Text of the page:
NEW YORK CITY.-An installation of James Luna's "Emendatio" opens at the Smithsonian's National Museum of the American Indian, the George Gustav Heye Center Saturday, March 1, 2008. Originally presented at the Fondazione Querini Stampalia as part of the Venice Biennale 2005, this complex multimedia installation challenges mainstream assumptions about Native people and pays tribute to Pablo Tac, a 19th-century Luiseño Indian who traveled to Rome. "Emendatio" closes April 20, 2008.
Emendatio, a Latin word ("emendation" in English) means altering for the better or correcting what is erroneous or faulty; improvement; removal of errors or corruption. Comprised of two distinct parts, the exhibition is augmented by video clips of Luna's onsite performances. The first part, "Apparitions: Past and Present," contests the popular notion that there is a discontinuity between the indigenous world of the past and that of the present. "The Chapel for Pablo Tac" honors Pablo Tac, who came to Rome in 1834 from the San Luis Rey Mission in California to study for the priesthood and to be studied by others.
"James Luna's work challenges mainstream thought about Native culture," said Kevin Gover (Pawnee), director of the National Museum of the American Indian. "Through this multifaceted presentation, Luna responds to complex issues surrounding concepts of Native identity, origin and modernity."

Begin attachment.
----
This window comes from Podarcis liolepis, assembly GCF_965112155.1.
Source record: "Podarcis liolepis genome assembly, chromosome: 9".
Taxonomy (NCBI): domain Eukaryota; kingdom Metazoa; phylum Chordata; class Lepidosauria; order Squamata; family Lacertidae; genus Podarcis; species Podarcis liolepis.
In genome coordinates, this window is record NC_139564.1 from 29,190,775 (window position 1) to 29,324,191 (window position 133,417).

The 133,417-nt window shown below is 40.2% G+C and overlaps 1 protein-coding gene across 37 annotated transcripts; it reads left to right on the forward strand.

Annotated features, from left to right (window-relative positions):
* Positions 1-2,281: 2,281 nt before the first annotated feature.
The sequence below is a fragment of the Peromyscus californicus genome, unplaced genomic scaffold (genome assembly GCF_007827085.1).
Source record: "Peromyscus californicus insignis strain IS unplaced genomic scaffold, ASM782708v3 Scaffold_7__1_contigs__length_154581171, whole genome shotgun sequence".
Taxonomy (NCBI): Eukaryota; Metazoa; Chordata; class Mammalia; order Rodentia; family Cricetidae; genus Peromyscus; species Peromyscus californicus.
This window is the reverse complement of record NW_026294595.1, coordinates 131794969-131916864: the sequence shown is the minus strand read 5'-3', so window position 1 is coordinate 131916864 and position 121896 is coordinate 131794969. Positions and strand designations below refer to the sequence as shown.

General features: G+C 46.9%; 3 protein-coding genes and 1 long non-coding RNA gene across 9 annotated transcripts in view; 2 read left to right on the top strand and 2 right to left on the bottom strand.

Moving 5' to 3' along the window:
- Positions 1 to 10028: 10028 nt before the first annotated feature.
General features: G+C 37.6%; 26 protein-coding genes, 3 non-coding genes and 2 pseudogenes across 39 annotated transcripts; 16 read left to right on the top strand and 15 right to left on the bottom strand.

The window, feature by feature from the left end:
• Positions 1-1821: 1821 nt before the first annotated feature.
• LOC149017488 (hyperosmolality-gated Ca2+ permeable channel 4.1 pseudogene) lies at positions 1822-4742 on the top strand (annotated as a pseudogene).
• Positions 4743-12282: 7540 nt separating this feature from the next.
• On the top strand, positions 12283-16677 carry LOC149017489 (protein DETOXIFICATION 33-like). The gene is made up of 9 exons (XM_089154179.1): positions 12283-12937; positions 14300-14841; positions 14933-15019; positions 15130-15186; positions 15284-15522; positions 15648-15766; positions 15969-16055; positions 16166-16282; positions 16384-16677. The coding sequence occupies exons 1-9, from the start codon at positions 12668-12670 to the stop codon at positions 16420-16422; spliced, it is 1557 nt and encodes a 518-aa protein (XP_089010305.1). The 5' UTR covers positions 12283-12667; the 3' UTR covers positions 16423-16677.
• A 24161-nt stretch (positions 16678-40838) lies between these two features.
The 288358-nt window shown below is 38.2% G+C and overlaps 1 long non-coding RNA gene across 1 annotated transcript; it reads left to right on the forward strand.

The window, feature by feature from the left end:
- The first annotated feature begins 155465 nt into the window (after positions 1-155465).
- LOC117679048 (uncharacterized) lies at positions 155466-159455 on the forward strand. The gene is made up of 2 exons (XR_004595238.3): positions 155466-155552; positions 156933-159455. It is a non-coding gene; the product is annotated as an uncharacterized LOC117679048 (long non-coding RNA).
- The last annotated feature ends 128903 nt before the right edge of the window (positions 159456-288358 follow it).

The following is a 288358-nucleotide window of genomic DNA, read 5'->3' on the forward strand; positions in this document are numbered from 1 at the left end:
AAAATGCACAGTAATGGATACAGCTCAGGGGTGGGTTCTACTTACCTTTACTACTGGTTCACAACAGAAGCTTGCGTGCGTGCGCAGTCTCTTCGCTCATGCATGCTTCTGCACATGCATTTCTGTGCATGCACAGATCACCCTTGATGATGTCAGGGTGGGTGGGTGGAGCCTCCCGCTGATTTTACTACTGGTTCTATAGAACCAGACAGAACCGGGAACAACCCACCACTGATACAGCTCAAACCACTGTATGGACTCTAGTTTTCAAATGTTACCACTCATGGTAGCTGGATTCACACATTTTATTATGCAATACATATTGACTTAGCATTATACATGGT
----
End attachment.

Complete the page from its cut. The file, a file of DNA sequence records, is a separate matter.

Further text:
"Luna's compelling works demand audiences worldwide to examine their own views and beliefs about Native peoples," said John Haworth (Cherokee), director of the George Gustav Heye Center. "We are delighted to present ‘Emendatio' here in New York City."
James Luna (Luiseño, b. 1950) was named the Distinguished Artist of 2007 by the Eiteljorg Museum, where "Emendatio" is currently being presented as part of their Fellowship for Native American Fine Art. A renowned performance and multimedia artist, Luna frequently employs humor to devastating effect in his work and confronts commonly held perceptions of Native Americans. He has performed in New York at The Studio Museum in Harlem and the Whitney Museum of American Art; the San Francisco Museum of Modern Art; UCLA's Armand Hammer Museum in Los Angeles; the National Gallery of Canada in Ottawa; and many other museums. Based in southern California on the La Jolla Indian Reservation, Luna earned a bachelor's degree in fine arts from the University of California, Irvine and a master's degree in counseling from San Diego State University.
"Emendatio" was organized by associate curator Paul Chaat Smith (Comanche) and Truman T. Lowe (Ho-Chunk), curator of contemporary art. The exhibition is accompanied by an illustrated catalog that documents Luna's career.
The Smithsonian National Museum of the American Indian's George Gustav Heye Center is located at One Bowling Green in New York City, across from Battery Park. The museum is free and open every day from 10 a.m. to 5 p.m., and Thursdays until 8 p.m. Call (212) 514-3700 for general information and (212) 514-3888 for a recording about the museum's public programs. By subway, the museum may be reached by the 1 to South Ferry, the 4 or 5 to Bowling Green or the R or W to Whitehall Street. The museum's Web site is www.AmericanIndian.si.edu.